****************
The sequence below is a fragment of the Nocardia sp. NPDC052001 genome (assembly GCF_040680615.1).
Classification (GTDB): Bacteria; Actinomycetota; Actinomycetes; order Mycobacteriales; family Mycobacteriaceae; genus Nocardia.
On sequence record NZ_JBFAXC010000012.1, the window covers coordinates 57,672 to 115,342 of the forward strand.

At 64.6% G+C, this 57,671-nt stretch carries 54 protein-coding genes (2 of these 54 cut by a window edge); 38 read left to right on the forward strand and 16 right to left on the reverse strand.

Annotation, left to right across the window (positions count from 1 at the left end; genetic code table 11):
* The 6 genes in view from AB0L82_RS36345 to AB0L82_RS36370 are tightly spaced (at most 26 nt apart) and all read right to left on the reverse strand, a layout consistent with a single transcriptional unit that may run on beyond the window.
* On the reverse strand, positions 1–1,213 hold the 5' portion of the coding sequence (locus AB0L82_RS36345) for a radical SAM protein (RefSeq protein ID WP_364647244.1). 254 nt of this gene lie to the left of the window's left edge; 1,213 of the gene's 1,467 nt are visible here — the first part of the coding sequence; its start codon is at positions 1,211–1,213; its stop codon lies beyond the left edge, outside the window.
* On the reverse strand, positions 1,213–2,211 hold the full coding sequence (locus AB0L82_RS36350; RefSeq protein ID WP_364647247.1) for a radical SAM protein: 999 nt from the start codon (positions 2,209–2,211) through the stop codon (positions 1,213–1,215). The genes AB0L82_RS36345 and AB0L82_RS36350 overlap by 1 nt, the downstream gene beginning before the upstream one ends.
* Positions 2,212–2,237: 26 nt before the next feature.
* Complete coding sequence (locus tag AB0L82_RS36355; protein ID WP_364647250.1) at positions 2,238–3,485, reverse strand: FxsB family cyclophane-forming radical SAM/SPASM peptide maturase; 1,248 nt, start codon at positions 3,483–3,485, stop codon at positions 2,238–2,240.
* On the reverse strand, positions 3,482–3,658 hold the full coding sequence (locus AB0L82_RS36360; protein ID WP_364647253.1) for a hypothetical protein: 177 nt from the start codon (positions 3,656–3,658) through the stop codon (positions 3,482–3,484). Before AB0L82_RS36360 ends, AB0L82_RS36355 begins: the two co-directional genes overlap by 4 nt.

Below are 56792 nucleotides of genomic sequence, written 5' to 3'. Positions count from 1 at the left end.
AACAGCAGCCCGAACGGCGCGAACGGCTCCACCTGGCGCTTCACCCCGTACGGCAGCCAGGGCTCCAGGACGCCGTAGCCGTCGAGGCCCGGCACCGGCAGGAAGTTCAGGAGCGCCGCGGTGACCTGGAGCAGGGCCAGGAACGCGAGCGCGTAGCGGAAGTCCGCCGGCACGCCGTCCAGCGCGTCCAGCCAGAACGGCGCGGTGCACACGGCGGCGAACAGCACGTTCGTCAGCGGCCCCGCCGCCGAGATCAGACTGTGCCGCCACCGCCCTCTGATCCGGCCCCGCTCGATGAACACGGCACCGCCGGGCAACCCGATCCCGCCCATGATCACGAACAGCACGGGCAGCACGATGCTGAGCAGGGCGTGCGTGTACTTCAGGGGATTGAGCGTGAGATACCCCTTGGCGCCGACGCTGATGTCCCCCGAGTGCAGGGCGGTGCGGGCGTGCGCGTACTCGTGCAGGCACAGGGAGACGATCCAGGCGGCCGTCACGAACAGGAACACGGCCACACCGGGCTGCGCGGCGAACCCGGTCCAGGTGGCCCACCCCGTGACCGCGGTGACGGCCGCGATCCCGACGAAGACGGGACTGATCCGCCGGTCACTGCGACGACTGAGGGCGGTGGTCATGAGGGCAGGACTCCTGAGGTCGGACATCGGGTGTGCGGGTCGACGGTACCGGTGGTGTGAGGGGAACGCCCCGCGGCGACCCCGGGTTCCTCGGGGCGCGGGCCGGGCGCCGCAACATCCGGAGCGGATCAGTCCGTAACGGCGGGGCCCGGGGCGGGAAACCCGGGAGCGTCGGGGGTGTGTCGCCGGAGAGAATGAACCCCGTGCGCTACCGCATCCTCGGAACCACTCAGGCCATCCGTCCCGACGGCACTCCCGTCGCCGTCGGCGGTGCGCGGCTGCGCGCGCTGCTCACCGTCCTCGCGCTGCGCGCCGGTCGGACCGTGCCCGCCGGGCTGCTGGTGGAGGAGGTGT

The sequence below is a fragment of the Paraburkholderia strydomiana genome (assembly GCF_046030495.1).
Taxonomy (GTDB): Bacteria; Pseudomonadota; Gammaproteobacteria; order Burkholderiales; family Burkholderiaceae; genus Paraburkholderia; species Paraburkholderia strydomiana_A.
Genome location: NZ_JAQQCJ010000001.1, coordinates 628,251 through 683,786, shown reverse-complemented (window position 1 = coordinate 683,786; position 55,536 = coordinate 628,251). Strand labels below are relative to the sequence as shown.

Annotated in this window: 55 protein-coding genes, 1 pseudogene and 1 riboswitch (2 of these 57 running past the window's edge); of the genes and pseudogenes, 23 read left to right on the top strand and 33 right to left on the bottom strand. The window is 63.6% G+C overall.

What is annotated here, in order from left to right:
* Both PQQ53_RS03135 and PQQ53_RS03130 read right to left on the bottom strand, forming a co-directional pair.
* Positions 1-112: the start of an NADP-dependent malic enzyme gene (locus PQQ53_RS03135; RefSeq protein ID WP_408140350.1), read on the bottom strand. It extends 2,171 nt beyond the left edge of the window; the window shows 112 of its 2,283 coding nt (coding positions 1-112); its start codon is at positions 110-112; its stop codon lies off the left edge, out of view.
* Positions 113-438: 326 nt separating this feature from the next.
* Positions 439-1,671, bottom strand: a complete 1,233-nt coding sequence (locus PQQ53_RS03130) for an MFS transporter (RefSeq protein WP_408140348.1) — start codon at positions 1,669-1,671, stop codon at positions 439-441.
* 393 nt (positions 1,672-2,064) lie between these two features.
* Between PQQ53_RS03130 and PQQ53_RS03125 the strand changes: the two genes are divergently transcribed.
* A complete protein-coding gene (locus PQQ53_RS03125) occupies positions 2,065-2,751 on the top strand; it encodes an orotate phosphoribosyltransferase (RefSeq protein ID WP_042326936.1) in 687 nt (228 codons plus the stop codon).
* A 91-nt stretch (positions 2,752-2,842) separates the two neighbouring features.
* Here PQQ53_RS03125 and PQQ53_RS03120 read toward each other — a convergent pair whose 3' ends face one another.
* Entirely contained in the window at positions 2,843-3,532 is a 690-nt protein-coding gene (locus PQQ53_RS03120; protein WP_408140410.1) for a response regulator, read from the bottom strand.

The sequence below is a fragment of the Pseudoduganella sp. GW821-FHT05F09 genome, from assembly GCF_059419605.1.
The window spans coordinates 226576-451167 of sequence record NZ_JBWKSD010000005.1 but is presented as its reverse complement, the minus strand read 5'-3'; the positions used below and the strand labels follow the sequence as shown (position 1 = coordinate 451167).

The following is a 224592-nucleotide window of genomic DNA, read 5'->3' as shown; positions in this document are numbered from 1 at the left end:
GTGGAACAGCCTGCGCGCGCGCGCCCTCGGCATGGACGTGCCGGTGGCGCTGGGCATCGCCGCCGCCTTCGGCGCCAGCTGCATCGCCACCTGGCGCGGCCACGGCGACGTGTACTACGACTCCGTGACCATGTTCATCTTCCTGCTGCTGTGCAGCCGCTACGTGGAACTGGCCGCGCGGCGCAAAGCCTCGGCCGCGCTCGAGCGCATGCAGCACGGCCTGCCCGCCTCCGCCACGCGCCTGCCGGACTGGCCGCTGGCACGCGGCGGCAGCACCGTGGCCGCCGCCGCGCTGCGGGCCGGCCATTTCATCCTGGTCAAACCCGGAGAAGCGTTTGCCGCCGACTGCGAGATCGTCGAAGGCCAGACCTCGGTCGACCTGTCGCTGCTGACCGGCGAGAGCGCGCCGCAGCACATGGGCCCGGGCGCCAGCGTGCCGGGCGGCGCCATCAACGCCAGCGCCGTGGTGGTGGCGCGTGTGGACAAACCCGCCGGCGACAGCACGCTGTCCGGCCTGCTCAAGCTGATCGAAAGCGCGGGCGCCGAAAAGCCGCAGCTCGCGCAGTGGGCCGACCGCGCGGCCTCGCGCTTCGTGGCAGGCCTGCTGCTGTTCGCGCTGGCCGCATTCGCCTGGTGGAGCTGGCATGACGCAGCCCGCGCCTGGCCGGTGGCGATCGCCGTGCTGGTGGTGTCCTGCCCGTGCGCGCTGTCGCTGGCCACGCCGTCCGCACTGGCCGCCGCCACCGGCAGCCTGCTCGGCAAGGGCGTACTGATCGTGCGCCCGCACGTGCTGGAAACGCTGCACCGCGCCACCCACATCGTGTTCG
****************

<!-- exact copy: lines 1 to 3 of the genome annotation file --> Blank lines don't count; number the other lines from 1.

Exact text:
The sequence below is a fragment of the Nocardia sp. NPDC052001 genome (assembly GCF_040680615.1).
Classification (GTDB): Bacteria; Actinomycetota; Actinomycetes; order Mycobacteriales; family Mycobacteriaceae; genus Nocardia.
On sequence record NZ_JBFAXC010000012.1, the window covers coordinates 57,672 to 115,342 of the forward strand.